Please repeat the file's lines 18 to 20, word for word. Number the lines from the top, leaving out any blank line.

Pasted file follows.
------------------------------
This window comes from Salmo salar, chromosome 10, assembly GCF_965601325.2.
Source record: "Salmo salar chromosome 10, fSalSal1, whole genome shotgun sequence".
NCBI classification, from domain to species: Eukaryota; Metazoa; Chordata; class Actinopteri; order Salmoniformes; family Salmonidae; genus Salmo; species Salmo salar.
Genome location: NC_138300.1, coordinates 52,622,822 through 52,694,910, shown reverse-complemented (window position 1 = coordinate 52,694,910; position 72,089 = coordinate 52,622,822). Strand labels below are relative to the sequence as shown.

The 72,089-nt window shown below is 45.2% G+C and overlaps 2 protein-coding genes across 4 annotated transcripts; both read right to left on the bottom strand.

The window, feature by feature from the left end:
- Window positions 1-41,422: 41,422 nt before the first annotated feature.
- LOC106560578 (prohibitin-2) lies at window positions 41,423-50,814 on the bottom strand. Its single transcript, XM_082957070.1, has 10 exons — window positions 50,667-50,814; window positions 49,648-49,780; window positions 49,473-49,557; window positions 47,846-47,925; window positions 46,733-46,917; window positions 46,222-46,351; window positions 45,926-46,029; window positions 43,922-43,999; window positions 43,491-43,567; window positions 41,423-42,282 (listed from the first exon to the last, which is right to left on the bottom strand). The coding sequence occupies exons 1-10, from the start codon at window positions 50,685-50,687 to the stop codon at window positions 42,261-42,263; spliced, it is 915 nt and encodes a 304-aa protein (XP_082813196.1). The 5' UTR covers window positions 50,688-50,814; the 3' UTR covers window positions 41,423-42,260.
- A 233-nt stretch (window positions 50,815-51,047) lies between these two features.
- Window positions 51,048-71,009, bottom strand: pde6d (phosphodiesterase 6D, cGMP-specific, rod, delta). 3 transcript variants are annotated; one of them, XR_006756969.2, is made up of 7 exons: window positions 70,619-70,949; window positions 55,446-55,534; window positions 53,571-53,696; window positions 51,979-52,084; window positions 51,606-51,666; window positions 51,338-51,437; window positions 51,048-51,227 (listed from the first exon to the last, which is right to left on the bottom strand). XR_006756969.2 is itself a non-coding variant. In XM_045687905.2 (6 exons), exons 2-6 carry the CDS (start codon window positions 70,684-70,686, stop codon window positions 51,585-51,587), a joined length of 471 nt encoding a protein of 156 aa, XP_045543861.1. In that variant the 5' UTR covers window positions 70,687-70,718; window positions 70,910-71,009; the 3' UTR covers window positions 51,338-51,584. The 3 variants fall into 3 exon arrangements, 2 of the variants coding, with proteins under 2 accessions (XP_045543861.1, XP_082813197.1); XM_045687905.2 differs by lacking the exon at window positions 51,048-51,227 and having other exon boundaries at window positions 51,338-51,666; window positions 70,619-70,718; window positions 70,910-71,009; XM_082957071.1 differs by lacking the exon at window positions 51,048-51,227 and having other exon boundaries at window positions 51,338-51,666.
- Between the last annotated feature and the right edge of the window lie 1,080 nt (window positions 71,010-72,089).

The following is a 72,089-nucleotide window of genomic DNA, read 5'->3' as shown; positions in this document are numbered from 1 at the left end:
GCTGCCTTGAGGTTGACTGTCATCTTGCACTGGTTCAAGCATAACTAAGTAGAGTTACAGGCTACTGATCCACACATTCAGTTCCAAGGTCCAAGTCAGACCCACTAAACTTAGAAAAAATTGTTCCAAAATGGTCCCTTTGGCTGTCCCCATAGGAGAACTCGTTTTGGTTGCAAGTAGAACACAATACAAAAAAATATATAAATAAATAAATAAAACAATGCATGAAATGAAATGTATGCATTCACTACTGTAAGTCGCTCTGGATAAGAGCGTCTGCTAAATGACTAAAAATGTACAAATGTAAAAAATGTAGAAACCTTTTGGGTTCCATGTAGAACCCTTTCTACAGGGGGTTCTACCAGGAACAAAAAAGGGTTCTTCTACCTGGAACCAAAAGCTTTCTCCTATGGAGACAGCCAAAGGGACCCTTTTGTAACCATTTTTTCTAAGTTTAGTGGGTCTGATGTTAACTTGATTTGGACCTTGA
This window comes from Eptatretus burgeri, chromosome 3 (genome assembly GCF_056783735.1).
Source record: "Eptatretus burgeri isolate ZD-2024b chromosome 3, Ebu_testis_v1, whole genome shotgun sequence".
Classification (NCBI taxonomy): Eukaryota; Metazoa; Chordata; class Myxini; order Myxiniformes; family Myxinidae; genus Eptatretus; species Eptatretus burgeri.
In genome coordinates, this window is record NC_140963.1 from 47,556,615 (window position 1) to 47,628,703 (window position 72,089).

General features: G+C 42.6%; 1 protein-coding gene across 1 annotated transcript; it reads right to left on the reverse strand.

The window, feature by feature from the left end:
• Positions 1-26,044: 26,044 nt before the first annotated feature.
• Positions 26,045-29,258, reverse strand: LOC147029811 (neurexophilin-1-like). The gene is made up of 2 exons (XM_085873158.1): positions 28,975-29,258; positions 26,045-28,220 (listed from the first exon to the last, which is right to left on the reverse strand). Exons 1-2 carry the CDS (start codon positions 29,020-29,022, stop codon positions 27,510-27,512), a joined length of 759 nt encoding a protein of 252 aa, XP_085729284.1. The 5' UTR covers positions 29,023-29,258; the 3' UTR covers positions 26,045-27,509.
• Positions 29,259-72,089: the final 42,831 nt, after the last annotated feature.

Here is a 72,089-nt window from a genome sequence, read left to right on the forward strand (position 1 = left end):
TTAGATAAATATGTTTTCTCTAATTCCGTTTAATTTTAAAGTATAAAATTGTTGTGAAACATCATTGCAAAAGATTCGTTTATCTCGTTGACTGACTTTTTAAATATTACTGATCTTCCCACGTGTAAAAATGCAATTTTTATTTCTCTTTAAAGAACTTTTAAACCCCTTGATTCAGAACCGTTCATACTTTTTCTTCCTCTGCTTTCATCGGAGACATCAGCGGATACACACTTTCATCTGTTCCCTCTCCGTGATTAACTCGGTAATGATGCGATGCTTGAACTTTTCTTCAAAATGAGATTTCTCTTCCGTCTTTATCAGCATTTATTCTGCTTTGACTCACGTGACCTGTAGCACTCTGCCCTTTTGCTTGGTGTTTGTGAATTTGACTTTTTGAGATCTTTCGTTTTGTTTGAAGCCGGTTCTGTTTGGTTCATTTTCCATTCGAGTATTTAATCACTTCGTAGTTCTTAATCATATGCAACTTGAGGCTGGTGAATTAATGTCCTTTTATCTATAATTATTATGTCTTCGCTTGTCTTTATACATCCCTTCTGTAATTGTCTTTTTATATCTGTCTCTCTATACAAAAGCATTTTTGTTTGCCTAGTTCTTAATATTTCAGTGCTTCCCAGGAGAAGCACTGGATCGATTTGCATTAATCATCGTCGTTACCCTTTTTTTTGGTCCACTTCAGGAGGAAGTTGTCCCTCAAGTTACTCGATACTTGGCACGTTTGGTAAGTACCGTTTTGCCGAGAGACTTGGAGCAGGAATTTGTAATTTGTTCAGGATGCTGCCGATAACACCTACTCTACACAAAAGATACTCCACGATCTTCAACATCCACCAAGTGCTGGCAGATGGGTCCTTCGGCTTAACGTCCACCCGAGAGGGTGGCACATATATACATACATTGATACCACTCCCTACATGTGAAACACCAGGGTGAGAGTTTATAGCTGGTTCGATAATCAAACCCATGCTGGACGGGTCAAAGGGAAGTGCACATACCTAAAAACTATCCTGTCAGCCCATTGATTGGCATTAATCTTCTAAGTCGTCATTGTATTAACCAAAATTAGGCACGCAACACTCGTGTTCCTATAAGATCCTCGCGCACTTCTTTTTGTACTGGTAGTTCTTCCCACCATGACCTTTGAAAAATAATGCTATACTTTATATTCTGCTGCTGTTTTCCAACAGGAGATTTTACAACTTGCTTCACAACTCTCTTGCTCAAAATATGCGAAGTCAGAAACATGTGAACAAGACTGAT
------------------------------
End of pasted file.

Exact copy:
General features: G+C 42.6%; 1 protein-coding gene across 1 annotated transcript; it reads right to left on the reverse strand.

The window, feature by feature from the left end:
• Positions 1-26,044: 26,044 nt before the first annotated feature.